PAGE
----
If I can't have my drothers (Kucinich), I've got to say, the next best thing (though a let down) would be Edwards. I may just have to hold my nose and vote for him of the 5th, if just to vote for a candidate I like well enough with a whisper of a chance instead of dreaming impossible dreams.

    Someone earlier bagged on Kucinich for not being so aesthetically pleasing. Wow! Anyway, I created a graphic for the '04 campaign I think is relevant. It was pictures of Gandhi, Mandela, and Kucinich with a caption refering to peace and true beauty. I'll take the right mind with a face that could stop time over the pretty meat-puppets we get served, thanks.
    • CommentAuthorLyons
    • CommentTimeJan 22nd 2008 edited
     (438.179)
    I've just taken a close look at the "evidence" that "dogemperor" has on Huckabee's relations to Gothard and the dominionist nuts, and calling that evidence "thin" might lead to a new rise in obesity rates.
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      CommentAuthorSJD
    • CommentTimeJan 22nd 2008
     (438.180)
    For myself, I am against Hillary just from the stand point that I don't want the same two families in charge of my country for over two decades. I don't think things are going well, and though most of the candidates lack the possibility of the "change" they all are fond of promising while explaining ideas that walk the old school road, I know it won't get better under her command.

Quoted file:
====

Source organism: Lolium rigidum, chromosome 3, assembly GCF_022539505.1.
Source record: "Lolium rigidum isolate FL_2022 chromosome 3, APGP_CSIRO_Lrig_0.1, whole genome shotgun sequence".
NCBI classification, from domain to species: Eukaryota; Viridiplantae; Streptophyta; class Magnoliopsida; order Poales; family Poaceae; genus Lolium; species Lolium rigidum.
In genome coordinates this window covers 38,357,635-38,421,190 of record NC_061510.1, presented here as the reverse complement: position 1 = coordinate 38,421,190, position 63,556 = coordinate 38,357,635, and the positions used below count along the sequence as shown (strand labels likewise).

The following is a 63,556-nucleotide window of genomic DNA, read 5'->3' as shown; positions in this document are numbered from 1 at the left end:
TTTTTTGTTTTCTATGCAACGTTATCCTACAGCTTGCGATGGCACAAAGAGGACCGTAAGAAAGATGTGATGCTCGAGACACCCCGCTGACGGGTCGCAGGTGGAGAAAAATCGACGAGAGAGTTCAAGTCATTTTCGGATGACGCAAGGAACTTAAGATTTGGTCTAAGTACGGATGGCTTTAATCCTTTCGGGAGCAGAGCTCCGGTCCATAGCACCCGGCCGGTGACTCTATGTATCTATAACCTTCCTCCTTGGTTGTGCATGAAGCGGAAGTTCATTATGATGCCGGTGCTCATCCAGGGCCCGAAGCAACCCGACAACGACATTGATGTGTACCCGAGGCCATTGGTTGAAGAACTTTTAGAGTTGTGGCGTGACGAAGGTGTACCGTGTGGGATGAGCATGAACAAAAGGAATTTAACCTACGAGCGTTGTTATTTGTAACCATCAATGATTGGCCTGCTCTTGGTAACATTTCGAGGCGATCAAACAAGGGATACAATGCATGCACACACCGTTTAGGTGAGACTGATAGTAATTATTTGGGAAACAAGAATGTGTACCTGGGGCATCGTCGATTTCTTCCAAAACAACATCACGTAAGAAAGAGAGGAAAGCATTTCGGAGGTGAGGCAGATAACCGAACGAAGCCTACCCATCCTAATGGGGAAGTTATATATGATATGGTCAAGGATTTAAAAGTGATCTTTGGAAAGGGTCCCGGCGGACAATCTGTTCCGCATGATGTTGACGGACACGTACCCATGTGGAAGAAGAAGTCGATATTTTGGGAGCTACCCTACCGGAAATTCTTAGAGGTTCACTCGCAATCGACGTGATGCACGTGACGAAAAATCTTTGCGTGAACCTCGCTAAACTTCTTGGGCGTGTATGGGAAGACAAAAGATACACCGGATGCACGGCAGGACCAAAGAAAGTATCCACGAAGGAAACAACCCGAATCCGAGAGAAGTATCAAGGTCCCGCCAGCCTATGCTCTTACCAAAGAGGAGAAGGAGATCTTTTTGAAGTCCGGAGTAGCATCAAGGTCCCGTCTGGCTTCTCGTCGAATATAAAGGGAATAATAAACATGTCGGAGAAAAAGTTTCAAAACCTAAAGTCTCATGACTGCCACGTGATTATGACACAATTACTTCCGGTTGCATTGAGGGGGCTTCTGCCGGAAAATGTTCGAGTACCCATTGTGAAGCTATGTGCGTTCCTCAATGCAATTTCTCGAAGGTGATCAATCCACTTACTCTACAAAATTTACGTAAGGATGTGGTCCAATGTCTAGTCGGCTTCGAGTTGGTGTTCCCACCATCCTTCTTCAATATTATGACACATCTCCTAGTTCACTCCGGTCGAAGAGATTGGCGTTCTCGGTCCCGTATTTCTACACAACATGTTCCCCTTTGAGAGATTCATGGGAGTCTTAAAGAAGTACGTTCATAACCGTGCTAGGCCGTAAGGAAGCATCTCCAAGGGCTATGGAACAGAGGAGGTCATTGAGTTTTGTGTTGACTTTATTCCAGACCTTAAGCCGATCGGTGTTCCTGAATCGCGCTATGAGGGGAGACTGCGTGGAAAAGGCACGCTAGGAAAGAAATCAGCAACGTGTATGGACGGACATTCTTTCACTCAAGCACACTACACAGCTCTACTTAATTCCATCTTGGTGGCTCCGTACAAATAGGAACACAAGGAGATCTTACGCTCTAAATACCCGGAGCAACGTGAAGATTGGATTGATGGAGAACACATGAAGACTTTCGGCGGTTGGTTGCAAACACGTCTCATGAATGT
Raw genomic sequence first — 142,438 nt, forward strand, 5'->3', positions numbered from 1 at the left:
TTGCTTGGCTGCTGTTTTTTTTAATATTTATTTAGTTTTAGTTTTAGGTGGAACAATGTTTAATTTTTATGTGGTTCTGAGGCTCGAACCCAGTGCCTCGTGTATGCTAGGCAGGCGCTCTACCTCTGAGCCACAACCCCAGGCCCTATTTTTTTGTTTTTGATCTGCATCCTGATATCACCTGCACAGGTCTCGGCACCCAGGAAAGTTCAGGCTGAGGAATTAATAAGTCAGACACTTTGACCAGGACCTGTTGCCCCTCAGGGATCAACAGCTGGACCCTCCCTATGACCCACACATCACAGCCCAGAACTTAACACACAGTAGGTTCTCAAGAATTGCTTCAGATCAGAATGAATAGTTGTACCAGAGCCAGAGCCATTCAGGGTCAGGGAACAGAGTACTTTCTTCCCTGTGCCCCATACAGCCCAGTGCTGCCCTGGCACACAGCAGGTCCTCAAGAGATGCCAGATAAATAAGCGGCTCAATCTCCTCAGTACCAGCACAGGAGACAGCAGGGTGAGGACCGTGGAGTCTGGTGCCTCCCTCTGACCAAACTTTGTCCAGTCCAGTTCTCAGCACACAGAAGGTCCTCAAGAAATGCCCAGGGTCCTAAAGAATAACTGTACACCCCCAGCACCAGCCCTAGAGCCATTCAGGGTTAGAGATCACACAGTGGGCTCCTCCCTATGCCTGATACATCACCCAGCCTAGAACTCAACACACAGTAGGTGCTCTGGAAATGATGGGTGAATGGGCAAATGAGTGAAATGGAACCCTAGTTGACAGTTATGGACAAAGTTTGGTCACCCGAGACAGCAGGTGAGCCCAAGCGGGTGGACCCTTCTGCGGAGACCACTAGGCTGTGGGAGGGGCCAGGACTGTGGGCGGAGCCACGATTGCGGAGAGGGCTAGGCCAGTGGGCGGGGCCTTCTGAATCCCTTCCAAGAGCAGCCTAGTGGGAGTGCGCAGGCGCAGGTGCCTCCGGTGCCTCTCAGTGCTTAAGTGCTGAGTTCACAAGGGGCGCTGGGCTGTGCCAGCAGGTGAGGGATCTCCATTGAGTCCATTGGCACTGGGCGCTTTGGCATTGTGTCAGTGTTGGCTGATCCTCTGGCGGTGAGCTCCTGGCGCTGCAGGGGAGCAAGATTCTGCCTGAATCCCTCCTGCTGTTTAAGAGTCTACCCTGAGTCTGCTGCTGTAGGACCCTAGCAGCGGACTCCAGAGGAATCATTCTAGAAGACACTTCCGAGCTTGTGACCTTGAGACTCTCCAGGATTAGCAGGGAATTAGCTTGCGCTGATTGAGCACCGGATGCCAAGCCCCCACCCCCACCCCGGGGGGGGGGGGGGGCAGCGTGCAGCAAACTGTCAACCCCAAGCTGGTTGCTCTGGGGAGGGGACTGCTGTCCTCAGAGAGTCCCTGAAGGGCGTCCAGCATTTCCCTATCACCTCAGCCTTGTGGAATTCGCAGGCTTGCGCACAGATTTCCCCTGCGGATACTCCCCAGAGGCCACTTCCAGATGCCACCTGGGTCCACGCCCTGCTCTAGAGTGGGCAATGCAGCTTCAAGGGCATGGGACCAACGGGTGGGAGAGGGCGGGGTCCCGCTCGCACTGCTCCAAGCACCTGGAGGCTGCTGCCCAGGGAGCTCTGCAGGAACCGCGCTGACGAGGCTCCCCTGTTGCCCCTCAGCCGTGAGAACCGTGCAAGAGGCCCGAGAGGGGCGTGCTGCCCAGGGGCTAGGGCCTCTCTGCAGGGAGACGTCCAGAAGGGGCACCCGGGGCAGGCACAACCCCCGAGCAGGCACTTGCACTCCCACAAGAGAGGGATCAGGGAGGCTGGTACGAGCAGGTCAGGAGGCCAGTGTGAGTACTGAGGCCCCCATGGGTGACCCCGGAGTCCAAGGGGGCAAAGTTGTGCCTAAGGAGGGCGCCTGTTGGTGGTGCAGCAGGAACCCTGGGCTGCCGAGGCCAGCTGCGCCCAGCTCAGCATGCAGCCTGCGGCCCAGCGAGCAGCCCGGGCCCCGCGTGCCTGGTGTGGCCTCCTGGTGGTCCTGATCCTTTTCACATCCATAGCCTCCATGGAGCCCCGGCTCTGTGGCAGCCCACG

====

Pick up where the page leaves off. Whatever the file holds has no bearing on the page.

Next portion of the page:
I say this as someone who would love to have a woman President. Just not that one. Some of the best commanders I had in the Army were women. True Story.

    I like Obama's enthusiasm but aren't excited at his policies. Or at least his hypothetical policies.

    And I won't vote for the Smiler because Edwards belongs in TRANSMET.

    On the Republican side I won't vote for someone who spouts Bushisms about how we're going to fight for the long haul and skull fuck our enemies, yadda yadda yadda.

    I don't know what the answer in Iraq is, but it isn't more of the same bullshit that got us there in the first place.

    Yes, I'm a Vet who desires for peace. Go fucking figure.

    I like a lot of what Ron Paul says, regardless of some of the other things. Just that he voted against the Patriot Act every time allows me to say, "At least he might only be mostly crazy and not all the way."

    Which makes him appealing only in that he approaches insanity by a different road.

    I was coming up with a list of comic characters the candidates look like.

    Maybe I'll post them later.

    -SJD